One of the most replicated loci influencing type 2 diabetes-related quantitative traits (quantitative trait loci [QTL]) is on chromosome 3q27 and modulates both type 2 diabetes-and metabolic syndrome-associated phenotypes. A QTL for type 2 diabetes age of onset (logarithm of odds [LOD] score = 3.01 at D3S3686, P = 0.0001) was identified in a set of French families. To assess genetic variation underlying both age-of-onset QTL and our previous type 2 diabetes linkage in a 3.87-Mb interval, we explored 36 single nucleotide polymorphisms (SNPs) in two biologically relevant candidate genes for glucose homeostasis, kininogen (KNG1), and eukaryotic translation initiation factor 4alpha2 (EIF4A2). Analysis of 148 families showed significant association of a frequent SNP, rs266714, located 2.47 kb upstream of EIF4A2, with familial type 2 diabetes (family-based association test, P = 0.0008) and early age of onset (P = 0.0008). This SNP also contributes to both age-of-onset QTL (1.13 LOD score decrease P = 0.02) and type 2 diabetes linkage (genotype identical-by-descent sharing test, P = 0.02). However, no association was observed in three independent European diabetic cohorts. EIF4A2 controls specific mRNA translation and protein synthesis rate in pancreatic beta-cells, and our data indicates that EIF4A2 is downregulated by high glucose in rat beta-INS832/13 cells. The potential role of EIF4A2 in glucose homeostasis and its putative contribution to type 2 diabetes in the presence of metabolic stress will require further investigation.

    Diabetes 2006;55;4;1171-6

  • A human protein-protein interaction network: a resource for annotating the proteome.

    Stelzl U, Worm U, Lalowski M, Haenig C, Brembeck FH, Goehler H, Stroedicke M, Zenkner M, Schoenherr A, Koeppen S, Timm J, Mintzlaff S, Abraham C, Bock N, Kietzmann S, Goedde A, Toksöz E, Droege A, Krobitsch S, Korn B, Birchmeier W, Lehrach H and Wanker EE

    Max Delbrueck Center for Molecular Medicine, 13092 Berlin-Buch, Germany.

    Protein-protein interaction maps provide a valuable framework for a better understanding of the functional organization of the proteome. To detect interacting pairs of human proteins systematically, a protein matrix of 4456 baits and 5632 preys was screened by automated yeast two-hybrid (Y2H) interaction mating. We identified 3186 mostly novel interactions among 1705 proteins, resulting in a large, highly connected network. Independent pull-down and co-immunoprecipitation assays validated the overall quality of the Y2H interactions. Using topological and GO criteria, a scoring system was developed to define 911 high-confidence interactions among 401 proteins. Furthermore, the network was searched for interactions linking uncharacterized gene products and human disease proteins to regulatory cellular pathways. Two novel Axin-1 interactions were validated experimentally, characterizing ANP32A and CRMP1 as modulators of Wnt signaling. Systematic human protein interaction screens can lead to a more comprehensive understanding of protein function and cellular processes.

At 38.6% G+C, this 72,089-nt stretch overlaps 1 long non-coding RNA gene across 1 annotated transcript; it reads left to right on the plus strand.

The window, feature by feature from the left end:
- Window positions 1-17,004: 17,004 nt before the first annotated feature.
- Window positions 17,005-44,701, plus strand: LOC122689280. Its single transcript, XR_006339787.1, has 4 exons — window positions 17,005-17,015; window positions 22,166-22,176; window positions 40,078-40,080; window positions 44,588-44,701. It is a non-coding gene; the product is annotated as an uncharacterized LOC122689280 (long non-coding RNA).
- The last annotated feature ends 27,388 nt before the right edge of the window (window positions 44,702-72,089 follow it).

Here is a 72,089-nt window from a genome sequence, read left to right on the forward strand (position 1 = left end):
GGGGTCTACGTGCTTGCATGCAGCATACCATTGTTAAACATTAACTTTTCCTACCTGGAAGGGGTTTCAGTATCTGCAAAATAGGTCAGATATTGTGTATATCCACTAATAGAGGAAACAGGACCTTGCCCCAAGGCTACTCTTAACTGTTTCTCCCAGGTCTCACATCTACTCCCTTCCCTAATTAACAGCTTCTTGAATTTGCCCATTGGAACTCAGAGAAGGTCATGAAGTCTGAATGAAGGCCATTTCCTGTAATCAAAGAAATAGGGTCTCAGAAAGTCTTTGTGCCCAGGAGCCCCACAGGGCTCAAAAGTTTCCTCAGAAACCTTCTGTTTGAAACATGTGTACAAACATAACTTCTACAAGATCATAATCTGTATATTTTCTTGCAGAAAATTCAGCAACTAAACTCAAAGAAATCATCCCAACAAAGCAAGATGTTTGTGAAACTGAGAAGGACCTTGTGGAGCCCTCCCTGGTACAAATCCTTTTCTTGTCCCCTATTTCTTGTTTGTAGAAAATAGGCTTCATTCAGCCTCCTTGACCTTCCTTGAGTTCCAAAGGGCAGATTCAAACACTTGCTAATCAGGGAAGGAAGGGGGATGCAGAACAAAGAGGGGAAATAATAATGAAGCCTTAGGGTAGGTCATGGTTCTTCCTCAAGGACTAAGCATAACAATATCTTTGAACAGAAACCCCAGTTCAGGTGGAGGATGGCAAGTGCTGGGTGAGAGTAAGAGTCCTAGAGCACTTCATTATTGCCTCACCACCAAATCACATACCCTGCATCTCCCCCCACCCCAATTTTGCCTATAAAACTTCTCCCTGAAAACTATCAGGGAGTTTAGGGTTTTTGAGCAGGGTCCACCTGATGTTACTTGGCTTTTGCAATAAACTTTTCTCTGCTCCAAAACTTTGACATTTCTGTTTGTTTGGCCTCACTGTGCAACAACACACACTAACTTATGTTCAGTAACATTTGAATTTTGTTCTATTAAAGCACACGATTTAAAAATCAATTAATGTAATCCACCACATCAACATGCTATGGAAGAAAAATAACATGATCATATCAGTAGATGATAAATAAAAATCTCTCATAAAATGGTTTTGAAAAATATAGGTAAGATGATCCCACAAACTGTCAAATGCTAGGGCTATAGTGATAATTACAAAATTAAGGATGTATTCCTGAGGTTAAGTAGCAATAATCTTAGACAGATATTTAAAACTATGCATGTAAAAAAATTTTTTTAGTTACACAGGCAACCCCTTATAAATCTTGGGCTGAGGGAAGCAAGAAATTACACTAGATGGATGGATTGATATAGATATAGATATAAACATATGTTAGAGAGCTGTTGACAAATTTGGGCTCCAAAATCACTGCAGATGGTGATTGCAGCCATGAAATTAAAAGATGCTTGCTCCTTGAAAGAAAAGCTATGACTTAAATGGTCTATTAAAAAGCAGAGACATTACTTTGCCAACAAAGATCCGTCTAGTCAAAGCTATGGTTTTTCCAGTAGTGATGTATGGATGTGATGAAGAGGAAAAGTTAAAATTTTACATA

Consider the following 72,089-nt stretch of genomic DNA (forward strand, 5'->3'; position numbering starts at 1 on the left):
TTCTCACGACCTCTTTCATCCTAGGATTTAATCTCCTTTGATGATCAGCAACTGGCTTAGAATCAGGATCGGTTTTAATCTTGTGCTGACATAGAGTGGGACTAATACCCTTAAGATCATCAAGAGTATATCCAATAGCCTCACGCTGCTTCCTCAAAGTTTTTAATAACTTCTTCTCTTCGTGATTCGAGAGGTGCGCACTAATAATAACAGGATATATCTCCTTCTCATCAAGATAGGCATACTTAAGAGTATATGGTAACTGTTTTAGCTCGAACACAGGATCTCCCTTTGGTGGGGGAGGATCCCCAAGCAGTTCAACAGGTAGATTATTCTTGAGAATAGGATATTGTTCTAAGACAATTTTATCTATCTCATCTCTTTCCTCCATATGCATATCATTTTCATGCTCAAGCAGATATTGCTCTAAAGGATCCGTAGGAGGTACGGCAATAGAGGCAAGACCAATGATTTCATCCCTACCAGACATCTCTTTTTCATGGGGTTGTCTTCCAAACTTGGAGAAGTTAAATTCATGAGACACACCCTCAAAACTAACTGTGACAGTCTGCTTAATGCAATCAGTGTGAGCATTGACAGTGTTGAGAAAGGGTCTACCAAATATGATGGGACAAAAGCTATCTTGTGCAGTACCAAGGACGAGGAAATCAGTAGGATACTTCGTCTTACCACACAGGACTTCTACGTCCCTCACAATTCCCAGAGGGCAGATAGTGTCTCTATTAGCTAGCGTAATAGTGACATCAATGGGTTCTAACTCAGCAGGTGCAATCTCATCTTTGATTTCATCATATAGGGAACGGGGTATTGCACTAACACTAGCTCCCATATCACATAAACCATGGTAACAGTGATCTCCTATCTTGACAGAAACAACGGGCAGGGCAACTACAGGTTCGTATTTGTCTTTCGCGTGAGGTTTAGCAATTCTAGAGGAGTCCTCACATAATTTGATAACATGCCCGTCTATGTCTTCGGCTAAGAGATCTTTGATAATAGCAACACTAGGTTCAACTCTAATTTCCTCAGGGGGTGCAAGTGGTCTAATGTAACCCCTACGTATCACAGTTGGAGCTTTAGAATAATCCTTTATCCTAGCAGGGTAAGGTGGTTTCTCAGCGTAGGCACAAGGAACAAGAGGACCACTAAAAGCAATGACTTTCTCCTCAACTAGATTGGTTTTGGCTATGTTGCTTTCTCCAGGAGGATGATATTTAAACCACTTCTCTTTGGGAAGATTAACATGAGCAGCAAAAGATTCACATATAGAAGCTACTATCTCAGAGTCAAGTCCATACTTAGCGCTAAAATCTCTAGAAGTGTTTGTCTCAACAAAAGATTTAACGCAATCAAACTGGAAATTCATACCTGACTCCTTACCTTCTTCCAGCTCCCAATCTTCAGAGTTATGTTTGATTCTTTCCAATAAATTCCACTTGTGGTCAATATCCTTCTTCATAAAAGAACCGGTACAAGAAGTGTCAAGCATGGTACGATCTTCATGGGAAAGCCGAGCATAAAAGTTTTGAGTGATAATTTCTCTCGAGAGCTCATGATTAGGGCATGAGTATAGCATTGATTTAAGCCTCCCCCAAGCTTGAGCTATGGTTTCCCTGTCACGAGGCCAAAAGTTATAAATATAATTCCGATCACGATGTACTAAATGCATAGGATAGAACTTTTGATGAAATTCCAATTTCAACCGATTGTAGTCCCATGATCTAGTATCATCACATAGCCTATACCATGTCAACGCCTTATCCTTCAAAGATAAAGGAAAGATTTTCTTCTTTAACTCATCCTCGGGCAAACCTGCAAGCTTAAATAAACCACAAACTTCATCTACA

Cell 2005;122;6;957-68

  • mRNA decay during herpes simplex virus (HSV) infections: protein-protein interactions involving the HSV virion host shutoff protein and translation factors eIF4H and eIF4A.

    Feng P, Everly DN and Read GS

    School of Biological Sciences, University of Missouri-Kansas City, 64110, USA.

    During lytic infections, the virion host shutoff (Vhs) protein of herpes simplex virus accelerates the degradation of both host and viral mRNAs. In so doing, it helps redirect the cell from host to viral protein synthesis and facilitates the sequential expression of different viral genes. Vhs interacts with the cellular translation initiation factor eIF4H, and several point mutations that abolish its mRNA degradative activity also abrogate its ability to bind eIF4H. In addition, a complex containing bacterially expressed Vhs and a glutathione S-transferase (GST)-eIF4H fusion protein has RNase activity. eIF4H shares a region of sequence homology with eIF4B, and it appears to be functionally similar in that both stimulate the RNA helicase activity of eIF4A, a component of the mRNA cap-binding complex eIF4F. We show that eIF4H interacts physically with eIF4A in the yeast two-hybrid system and in GST pull-down assays and that the two proteins can be coimmunoprecipitated from mammalian cells. Vhs also interacts with eIF4A in GST pull-down and coimmunoprecipitation assays. Site-directed mutagenesis of Vhs and eIF4H revealed residues of each that are important for their mutual interaction, but not for their interaction with eIF4A. Thus, Vhs, eIF4H, and eIF4A comprise a group of proteins, each of which is able to interact directly with the other two. Whether they interact simultaneously as a tripartite complex or sequentially is unclear. The data suggest a mechanism for linking the degradation of an mRNA to its translation and for targeting Vhs to mRNAs and to regions of translation initiation.

    Funded by: NIAID NIH HHS: R01 AI-21501, R01 AI021501

    Journal of virology 2005;79;15;9651-64

  • Upregulation of human mitochondrial NADH dehydrogenase subunit 5 in intestinal epithelial cells is modulated by Vibrio cholerae pathogenesis.

    Sarkar M, Das S, Bandyopadhaya A, Ray K and Chaudhuri K

    Human Genetics & Genomics Group, Indian Institute of Chemical Biology, 4, Raja S.C. Mullick Road, Jadavpur, Kolkata-700 032, India.